in scattering seeds of reform everywhere. _ 

The influence of this idea was manifested m 
England by the organization of the Society 
for the Promotion of Christian Knowledge in 
1698 followed after a century by the Religious 
Tract Society, in 1799, and the movement ex- 
tended across the Atlantic. In 1812 Ihe 
New York Religious Tract Society' was formed, 
and in 1814 "The New England Tract Society,' 
at Boston. In 1823 this latter society changed 
its name to the "American Tract Society, and 
in 1825 it became a branch of a national organ- 
ization, which was then instituted, bearing the 
same name, and designed to constitute a great 
central society for the whole Union, mvitmg the 
cooperation of Christians of all denominations, 
and of other tract associations as auxiliaries, in 
publishing and circulating whatever would 
best "diffuse a knowledge of our Lord Jesus 
Christ as the Redeemer of sinners, and promote 
the interest of vital godliness and sound mor- 
ality " provided only that such publications 
shouid be "calculated'to receive the approbation 
of all evangelical Cliristians." 

Organization: The Society, consisting of persons 
■who have become members and Directors by 
the payment of not less than $30 at one time, 
elects a Board, consisting of President, Vice- 
President and 36 Managers. This Board 
appoints an Executive Committee of 18 Members 
which in turn appoints the Executive Officers, 
consisting (1903) of a Secretary, a Publishing, 
Secretary, an assistant Treasurer and Auditors. 
The Board of Managers also has authority to 
appoint Members, Directors, Honorary Vice- 
Presidents and to fill vacancies. The Execu-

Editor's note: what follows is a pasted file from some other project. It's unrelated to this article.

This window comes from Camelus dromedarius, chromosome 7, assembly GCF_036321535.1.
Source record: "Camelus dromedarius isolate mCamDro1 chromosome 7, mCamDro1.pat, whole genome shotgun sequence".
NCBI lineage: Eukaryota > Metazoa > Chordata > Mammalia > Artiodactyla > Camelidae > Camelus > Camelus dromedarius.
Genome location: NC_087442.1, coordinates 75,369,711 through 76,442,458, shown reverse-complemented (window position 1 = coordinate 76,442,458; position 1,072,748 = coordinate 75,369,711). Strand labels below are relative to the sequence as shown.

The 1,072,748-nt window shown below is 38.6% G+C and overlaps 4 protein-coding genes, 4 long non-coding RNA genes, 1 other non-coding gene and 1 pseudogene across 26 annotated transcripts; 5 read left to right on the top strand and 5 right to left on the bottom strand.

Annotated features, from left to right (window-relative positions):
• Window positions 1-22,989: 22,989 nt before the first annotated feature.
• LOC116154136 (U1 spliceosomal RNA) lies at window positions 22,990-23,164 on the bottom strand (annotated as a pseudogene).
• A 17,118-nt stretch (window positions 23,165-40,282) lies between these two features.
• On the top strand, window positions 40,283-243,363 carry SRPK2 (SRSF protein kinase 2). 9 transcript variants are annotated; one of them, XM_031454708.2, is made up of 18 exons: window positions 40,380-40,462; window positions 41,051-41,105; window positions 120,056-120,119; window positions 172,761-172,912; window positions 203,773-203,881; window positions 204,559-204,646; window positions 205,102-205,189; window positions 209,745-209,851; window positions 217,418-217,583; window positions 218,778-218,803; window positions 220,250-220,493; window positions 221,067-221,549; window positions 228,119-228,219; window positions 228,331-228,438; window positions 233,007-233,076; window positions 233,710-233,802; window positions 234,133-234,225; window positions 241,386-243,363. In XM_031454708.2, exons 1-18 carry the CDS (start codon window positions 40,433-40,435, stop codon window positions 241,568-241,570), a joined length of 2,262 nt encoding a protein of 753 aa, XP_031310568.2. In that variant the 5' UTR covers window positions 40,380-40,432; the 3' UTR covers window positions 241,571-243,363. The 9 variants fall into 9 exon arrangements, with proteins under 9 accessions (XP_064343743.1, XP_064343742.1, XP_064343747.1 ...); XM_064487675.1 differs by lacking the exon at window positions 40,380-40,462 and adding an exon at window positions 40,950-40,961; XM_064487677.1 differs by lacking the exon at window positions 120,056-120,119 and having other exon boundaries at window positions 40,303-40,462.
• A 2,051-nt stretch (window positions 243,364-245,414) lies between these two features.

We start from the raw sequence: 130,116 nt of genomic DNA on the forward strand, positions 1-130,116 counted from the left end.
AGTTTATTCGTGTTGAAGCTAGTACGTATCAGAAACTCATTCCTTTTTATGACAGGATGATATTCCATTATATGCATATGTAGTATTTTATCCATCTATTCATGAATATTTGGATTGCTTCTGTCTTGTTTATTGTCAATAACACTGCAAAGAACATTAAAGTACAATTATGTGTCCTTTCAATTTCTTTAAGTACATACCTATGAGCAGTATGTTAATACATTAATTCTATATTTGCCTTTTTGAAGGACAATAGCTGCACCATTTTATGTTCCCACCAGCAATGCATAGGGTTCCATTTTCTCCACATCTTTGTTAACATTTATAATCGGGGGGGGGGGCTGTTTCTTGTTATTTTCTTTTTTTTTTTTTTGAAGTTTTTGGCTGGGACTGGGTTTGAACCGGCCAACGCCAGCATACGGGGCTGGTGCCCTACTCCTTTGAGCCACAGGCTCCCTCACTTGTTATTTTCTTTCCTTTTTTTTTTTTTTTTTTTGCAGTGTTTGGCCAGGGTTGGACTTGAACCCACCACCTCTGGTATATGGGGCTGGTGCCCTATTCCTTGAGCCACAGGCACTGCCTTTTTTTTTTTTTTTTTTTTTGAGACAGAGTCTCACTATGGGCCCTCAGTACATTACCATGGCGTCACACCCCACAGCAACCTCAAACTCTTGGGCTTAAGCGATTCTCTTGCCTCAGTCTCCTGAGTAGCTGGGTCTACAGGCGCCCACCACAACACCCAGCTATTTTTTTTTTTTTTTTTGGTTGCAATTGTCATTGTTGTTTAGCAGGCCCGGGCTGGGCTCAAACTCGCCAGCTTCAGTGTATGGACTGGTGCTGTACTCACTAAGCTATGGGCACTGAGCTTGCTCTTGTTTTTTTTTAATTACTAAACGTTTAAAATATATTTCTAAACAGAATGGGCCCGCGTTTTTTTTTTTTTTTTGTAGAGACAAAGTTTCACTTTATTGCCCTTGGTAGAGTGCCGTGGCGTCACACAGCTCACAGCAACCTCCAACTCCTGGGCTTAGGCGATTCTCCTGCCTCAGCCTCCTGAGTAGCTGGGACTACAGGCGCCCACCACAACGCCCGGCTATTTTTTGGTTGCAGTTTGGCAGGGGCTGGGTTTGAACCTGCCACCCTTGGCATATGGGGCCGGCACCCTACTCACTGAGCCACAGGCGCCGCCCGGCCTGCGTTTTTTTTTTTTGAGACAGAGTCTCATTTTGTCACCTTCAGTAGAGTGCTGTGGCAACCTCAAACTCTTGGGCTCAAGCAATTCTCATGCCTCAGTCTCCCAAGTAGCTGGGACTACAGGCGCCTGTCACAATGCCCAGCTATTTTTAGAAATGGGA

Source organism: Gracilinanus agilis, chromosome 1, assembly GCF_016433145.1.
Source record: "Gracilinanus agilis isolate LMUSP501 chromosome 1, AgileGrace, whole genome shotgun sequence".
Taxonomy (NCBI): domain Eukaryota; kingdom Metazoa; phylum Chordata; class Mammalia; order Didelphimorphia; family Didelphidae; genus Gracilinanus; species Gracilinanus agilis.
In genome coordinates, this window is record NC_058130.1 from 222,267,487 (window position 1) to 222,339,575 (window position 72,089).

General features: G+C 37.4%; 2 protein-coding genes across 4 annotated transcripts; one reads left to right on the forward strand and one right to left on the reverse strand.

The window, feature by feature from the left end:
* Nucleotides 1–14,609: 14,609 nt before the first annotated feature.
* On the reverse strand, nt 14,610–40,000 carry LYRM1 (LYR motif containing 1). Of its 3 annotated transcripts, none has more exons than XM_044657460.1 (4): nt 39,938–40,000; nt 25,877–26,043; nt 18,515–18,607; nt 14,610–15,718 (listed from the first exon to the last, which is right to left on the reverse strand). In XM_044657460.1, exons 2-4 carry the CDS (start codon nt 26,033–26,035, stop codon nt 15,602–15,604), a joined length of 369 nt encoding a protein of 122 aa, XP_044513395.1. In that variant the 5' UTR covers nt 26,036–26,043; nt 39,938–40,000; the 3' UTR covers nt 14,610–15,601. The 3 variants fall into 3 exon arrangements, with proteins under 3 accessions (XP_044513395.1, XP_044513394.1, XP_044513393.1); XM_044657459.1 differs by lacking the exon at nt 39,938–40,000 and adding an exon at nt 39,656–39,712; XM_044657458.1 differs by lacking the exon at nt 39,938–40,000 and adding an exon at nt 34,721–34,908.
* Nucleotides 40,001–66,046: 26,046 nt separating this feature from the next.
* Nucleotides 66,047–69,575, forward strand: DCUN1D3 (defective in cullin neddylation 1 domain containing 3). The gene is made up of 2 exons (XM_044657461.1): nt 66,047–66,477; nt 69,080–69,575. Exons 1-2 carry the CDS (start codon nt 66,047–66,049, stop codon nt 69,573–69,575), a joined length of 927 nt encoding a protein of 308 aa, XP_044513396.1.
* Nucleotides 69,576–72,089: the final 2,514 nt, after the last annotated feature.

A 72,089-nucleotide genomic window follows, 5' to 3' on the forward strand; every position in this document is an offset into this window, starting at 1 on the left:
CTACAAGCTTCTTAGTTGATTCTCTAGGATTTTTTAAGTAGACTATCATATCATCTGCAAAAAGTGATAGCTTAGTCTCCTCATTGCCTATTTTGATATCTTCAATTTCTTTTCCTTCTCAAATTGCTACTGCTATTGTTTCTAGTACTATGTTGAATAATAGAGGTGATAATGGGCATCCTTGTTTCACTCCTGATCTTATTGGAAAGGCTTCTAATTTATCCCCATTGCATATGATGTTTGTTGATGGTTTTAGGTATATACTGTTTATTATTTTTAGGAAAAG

tive Committee is divided into three Sub- 

committees on Publishing, Distribution and 
Finance. The Publishing Committee is not 
permitted to contain two members from the 
same ecclesiastical connection, and no tract 
can be published to which any member of the 
Committee objects. The headquarters of the 
Society are in the Tract Society Building m 
New York City. There are also depositaries 
in Boston, Cincinnati, and Chicago, and District 
Secretaries at Boston, Rochester, Cincinnati, 
and Chicago, with Superintendents of Colportage 
at Rochester and St. Louis. 

Two of the organizations that were, for prac- 
tical purposes, united with the American Tract 
Society of New York, still maintain a separate 
corporate existence; the American Tract Society 
instituted in Boston, and the AVestern Tract 
Society, with headquarters at Cincinnati. The 
former withdrew from the New York Society 
during the anti-slavery discussion of 1857-60, 
but again united with it in 1897, so far as active 
work is concerned, the District Secretary 
for New England of the New York Society 
acting as its Secretary, and the Manager of the 
Boston depository as its Treasurer. In Cincin- 
nati the Western Tract Society has a separate 
Secretary. , o • > 

Development: For two years after the Society 8 
organization, only tracts were issued. In the 
third year volumes appeared, the first being 
Doddridge's Rise and Progress, Saints' Rest, 
Baxter's Call, Pilgrim's Progress, etc. System- 
atic tract distribution in New York City and 
elsewhere began in the fourth year. In the 
sixth year prominence was given to the value 
of tracts in connection with faithful personal 
efforts to save souls, Harlan Page becoming 
eminent in this transcendent duty.